Today I stumbled upon an interesting piece on the productivity paradox. In the short article Ryan Avent, senior editor at the Economist, argues that the productivity slowdown in the US and technological progress at the same time are not necessarily a paradox.
“This is a critical point. People ask: if robots are stealing all the jobs then why is employment at record highs? But imagine what would happen if someone unveiled a robot tomorrow which could do the work of 30% of the workforce. Employment wouldn’t fall 30%, because while some of the displaced workers might give up on work and drop out of the labour force, most couldn’t: they need the money. They would seek out other work, glutting HR offices and employment centres and placing downward pressure on the wage companies need to offer to fill a job: until wages fall to such a low level that people do give up on work entirely, drop out of the labour force, and live on whatever family resources they have available, or until it becomes economical to hire people to do very low productivity work”
It does appear to be the fact that both phenomena are occurring in the US, as some quick google searches showed me: people are dropping out of the labour force and wage growth hasn’t been particularly impressive in recent years. It is however worth pointing out that the same is not necessarily the case in the EU or its major economies.
In any case, Avent’s main argument is that we should not necessarily be looking for the effects of technological progress in employment statistics, but in inequality statistics.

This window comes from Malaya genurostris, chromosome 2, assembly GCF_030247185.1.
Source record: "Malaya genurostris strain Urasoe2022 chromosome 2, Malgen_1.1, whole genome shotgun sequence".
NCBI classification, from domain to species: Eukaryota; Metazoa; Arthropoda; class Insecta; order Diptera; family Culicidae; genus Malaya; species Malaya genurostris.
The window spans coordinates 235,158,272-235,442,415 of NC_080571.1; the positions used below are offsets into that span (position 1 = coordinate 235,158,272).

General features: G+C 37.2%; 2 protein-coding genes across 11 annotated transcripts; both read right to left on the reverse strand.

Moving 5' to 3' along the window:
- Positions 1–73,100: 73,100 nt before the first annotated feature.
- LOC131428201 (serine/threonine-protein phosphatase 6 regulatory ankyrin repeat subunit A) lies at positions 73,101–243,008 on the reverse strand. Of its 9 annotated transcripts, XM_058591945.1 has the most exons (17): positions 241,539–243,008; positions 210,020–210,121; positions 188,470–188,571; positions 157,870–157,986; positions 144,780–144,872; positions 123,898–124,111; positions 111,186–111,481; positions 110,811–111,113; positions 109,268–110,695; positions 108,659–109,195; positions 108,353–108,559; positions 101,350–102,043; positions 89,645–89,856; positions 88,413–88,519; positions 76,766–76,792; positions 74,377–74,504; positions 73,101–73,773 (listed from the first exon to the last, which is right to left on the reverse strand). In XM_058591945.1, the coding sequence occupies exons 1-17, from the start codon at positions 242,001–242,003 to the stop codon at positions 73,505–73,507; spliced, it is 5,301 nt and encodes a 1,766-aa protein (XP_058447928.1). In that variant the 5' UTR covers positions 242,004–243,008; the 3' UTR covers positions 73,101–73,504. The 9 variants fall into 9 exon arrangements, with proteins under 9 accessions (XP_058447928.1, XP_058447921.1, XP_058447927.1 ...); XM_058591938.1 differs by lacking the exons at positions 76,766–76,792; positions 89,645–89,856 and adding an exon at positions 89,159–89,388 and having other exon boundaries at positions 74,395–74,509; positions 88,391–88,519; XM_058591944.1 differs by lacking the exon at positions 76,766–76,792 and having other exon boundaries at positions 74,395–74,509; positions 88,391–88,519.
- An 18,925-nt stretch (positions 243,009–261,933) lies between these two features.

Another explanation for the pardox is suggested by Matthew Yglesias from Vox, who claims that technological progress hasn’t in fact impacted our work (and hence productivity) as much as our leisure.
“Data from the American Time Use Survey, for example, suggests that on average Americans spend about 23 percent of their waking hours watching television, reading, or gaming. With Netflix, HDTV, Kindles, iPads, and all the rest, these are certainly activities that look drastically different in 2015 than they did in 1995 and can easily create the impression that life has been revolutionized by digital technology.
… It becomes clearer and clearer over time that smartphones and the internet simply aren’t economic game changers on the same scale as air conditioning, jet planes, container ships, and televisions…”
The sector most affected by technological change is ITC in itself, as well as the media, which further reenforce the idea about the ever-present progress. Meanwhile, real humans still have to make the pizza we order via our smartphone.
“These days people are perhaps more likely to book a reservation or order a takeout meal with an app rather than a phone call, but the core work of serving and preparing food has seen very little progress.
At the higher end of the salary spectrum, we still don’t have robot doctors who can treat patients in lieu of costly and inconvenient human ones. Indeed, we can’t even get medical records digitized properly.”
The third, explanation has to do with the nature of output produced by technology companies. Much of it is unquantifiable and not captured by output statistics, as suggested by Google’s Hal Varian. This more conceptual argument is also worth considering, but – like Yglesias – I find this explanation least helpful.
Varian’s example is a free app, which allows people to track each other’s location to facilitate meeting, instead of looking for each other in crowded areas. As far as I understand, his argument is that much like housework the service provided by the app company is not reflected in output statistics. Even if the app was used by companies to – for example – locate goods or people in warehouses, the service provided by the app company would not be reflected anywhere.
However, following up on this peculiar example, one can also make the argument that if the app really was revolutionising the speed at which goods can be located, one would expect an increase in productivity, anyway, as more goods can be located in a short amount of time. And as discussed above, the opposite has been the case.